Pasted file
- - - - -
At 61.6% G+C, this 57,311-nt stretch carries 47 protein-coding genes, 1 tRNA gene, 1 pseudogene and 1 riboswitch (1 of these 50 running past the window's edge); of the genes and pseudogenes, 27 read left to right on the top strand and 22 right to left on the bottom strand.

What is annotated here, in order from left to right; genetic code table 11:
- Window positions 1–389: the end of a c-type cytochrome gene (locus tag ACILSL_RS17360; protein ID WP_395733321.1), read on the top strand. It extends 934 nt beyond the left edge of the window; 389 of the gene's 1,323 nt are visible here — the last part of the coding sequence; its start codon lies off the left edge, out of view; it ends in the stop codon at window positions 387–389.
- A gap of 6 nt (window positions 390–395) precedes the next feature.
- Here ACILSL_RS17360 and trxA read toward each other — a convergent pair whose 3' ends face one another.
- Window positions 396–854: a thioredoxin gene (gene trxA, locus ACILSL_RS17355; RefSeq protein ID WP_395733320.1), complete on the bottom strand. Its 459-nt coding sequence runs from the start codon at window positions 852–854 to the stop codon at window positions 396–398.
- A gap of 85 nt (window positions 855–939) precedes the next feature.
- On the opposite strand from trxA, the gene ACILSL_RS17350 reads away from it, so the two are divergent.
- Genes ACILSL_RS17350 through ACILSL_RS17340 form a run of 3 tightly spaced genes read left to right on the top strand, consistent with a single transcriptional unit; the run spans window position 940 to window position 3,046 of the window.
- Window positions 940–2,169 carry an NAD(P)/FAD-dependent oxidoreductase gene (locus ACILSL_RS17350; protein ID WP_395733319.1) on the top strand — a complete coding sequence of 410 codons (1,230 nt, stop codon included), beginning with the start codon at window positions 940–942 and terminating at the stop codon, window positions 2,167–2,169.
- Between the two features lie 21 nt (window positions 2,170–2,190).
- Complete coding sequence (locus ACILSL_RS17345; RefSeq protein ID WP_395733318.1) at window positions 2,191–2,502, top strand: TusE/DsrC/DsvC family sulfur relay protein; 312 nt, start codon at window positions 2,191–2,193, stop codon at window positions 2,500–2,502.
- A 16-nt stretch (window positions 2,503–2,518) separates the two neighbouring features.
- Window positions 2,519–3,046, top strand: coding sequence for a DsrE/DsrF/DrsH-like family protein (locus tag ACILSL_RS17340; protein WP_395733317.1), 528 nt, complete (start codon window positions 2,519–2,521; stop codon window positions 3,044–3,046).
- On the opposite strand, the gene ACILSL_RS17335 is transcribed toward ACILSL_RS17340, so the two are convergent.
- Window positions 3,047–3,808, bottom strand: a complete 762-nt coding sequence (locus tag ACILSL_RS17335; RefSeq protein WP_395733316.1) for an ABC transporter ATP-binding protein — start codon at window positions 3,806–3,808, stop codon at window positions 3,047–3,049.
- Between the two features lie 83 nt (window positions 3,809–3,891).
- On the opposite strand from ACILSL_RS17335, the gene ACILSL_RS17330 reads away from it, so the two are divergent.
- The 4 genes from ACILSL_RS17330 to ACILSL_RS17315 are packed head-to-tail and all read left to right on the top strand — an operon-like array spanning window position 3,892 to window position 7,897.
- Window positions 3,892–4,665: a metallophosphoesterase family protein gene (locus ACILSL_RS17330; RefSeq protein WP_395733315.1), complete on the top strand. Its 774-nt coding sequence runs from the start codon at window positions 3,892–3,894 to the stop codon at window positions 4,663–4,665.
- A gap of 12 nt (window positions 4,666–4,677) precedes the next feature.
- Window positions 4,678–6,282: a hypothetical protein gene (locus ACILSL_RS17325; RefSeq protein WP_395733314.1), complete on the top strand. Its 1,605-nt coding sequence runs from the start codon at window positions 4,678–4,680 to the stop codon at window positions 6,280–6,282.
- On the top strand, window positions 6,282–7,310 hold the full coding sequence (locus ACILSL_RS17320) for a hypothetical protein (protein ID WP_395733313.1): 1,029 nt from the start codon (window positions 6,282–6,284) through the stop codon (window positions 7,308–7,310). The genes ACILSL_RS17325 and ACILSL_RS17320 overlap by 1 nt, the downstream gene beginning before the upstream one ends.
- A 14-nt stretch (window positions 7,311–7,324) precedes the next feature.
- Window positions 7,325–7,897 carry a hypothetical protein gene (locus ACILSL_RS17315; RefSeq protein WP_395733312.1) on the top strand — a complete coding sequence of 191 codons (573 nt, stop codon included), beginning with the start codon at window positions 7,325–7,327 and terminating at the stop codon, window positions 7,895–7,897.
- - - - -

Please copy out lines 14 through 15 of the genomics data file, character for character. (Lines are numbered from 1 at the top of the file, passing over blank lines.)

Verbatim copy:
- Window positions 2,519–3,046, top strand: coding sequence for a DsrE/DsrF/DrsH-like family protein (locus tag ACILSL_RS17340; protein WP_395733317.1), 528 nt, complete (start codon window positions 2,519–2,521; stop codon window positions 3,044–3,046).
- On the opposite strand, the gene ACILSL_RS17335 is transcribed toward ACILSL_RS17340, so the two are convergent.